Friday, October 08, 2010

Graphite Goes Molecular

Last week two Russian-born physicists now living in England were awarded the Nobel Prize for Physics for their work in with the graphite material graphene. One atom thick, the carbon material is considered one of the most promising and versatile materials discoveries in recent times.

Graphene is stronger and stiffer than a diamond, yet can be stretched by as much as a quarter of its length. It has potential applications in computers, high-capacity batteries and other applications that could lead to major savings in energy requirements while increasing performance by several orders. In 2008, the duo created a one-nanometer graphene transistor, only one atom thick and ten atoms across. For perspective, this is smaller than the smallest possible silicon transistor produced under current technology and could have implications for the shrinking size and growing speed of computer processors.

Although none of the conventional graphite materials sources are yet producing graphene materials, there is a start-up based in the U.S., Vorbeck Materials (private), that has launched the first graphene-based product. Vorbeck offers Vor-Ink, a graphene-based conductive ink. They are targeting the printed electronics, smart-card and smart-packaging markets and believe their product has clear price and performance advantages over existing conductive inks. Vorbeck also has its eye on the battery market and claims to have produced materials for battery electrodes.

It is the computer electronic world that is looking on graphene with great interest. To create smaller computers requires some sort of scientific break-through and the one-molecule graphene material could be that break. Start-up Graphene Works, Inc. (private) based on Atlanta, Georgia has been successful in producing epitaxial graphene grown on silicon carbide. They believe the expitaxial form of graphene is the only form suitable for electronics applications. Graphene Works offers graphene films grown on two different silicon carbide substrates.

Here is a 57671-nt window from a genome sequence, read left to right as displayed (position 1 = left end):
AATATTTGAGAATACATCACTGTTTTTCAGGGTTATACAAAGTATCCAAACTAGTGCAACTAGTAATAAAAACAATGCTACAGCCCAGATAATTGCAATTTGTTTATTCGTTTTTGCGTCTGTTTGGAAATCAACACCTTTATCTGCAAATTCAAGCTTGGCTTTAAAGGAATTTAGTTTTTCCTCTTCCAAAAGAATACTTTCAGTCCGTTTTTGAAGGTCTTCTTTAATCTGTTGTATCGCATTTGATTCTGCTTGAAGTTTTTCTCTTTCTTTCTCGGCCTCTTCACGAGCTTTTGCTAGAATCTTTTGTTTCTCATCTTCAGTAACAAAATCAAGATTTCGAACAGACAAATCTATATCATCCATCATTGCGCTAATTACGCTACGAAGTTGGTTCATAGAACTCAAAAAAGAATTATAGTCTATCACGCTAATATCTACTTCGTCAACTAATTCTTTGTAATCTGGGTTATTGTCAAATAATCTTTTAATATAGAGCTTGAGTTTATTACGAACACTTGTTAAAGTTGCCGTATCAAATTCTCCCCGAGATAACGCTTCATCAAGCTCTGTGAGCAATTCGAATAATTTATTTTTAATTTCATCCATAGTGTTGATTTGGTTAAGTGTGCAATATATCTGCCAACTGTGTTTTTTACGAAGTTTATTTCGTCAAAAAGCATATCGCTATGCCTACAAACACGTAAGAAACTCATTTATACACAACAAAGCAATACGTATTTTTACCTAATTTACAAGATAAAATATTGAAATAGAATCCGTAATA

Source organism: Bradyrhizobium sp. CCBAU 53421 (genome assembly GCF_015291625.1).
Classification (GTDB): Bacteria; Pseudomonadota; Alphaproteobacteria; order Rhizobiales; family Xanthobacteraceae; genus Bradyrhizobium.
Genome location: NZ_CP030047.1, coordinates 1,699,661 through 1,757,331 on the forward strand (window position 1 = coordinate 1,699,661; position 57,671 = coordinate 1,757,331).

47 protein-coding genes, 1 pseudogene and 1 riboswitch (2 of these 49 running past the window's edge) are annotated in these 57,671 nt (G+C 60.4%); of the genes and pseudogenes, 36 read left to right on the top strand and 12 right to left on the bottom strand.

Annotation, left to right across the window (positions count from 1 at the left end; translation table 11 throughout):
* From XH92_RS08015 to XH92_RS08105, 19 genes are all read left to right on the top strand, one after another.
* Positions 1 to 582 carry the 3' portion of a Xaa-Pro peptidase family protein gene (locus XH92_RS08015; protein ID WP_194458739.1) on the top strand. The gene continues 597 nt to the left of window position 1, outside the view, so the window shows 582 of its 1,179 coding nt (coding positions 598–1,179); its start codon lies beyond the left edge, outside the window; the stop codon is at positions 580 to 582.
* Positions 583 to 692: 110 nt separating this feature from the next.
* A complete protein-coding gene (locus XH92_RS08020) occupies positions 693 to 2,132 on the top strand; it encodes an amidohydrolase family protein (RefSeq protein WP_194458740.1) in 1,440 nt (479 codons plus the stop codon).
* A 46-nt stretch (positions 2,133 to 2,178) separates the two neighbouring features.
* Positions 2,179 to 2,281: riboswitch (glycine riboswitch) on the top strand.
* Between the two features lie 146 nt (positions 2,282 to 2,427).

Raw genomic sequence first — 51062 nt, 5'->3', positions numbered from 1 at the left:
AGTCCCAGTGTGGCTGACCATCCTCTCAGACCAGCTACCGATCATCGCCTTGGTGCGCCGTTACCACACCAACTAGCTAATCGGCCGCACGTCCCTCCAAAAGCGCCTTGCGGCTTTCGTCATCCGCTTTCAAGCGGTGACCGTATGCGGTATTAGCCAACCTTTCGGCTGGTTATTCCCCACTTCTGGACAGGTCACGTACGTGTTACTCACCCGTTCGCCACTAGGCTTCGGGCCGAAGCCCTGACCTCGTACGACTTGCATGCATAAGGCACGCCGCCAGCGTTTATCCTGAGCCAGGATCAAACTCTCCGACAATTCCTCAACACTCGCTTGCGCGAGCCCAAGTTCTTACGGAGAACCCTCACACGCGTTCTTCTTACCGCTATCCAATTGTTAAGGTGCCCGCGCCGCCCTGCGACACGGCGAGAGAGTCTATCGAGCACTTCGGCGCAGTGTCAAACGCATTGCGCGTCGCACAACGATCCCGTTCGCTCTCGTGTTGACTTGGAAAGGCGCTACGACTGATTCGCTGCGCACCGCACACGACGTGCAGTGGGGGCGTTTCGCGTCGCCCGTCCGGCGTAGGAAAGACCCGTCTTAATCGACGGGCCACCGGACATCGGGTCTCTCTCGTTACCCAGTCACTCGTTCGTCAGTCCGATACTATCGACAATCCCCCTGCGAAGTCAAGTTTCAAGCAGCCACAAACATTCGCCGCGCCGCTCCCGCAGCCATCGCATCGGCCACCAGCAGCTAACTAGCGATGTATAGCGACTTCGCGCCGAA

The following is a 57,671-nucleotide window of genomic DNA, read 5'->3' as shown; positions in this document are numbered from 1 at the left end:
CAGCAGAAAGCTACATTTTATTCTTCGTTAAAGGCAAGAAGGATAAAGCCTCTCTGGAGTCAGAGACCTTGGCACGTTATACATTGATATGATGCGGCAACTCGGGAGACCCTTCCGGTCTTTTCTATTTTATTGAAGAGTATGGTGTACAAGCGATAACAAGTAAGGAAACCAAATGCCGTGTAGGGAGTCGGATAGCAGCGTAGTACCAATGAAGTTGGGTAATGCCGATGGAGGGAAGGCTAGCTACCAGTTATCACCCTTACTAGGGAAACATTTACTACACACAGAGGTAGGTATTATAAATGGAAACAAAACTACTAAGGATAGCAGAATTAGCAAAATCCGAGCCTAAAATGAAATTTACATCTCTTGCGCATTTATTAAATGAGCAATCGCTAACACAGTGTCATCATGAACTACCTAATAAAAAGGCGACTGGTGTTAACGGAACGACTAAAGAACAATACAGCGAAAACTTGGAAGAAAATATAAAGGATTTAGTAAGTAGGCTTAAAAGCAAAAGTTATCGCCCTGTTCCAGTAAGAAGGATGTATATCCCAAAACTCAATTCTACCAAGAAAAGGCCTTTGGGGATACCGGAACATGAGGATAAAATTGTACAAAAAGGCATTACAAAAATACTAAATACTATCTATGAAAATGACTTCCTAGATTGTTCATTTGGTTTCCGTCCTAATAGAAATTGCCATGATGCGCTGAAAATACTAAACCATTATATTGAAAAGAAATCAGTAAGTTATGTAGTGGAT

Graphite has long been a popular electrode material for everything from steel making to batteries. We currently have a Speculative Buy recommendation on China Carbon Graphite (CHGI: OTC/BB), which is among the leading producers of high purity and fine grain graphite material in china. We expect China Carbon and other leading graphite producers to eventually play a part in commercializing graphene. After all graphite materials are simply very many layers of graphene piled on top of each other and are already used in everything from pencils, to battery electrodes to manufacturing models to steel making.


Neither the author of the Small Cap Strategist web log, Crystal Equity Research nor its affiliates have a beneficial interest in the companies mentioned herein. Crystal Equity has a Speculative Buy recommendation on CHGI.


Both Graphene Works, Inc. and Vorbeck Materials are included in our new
The Mothers of Invention Index among companies that are offering energy saving and efficiency creating products and services.

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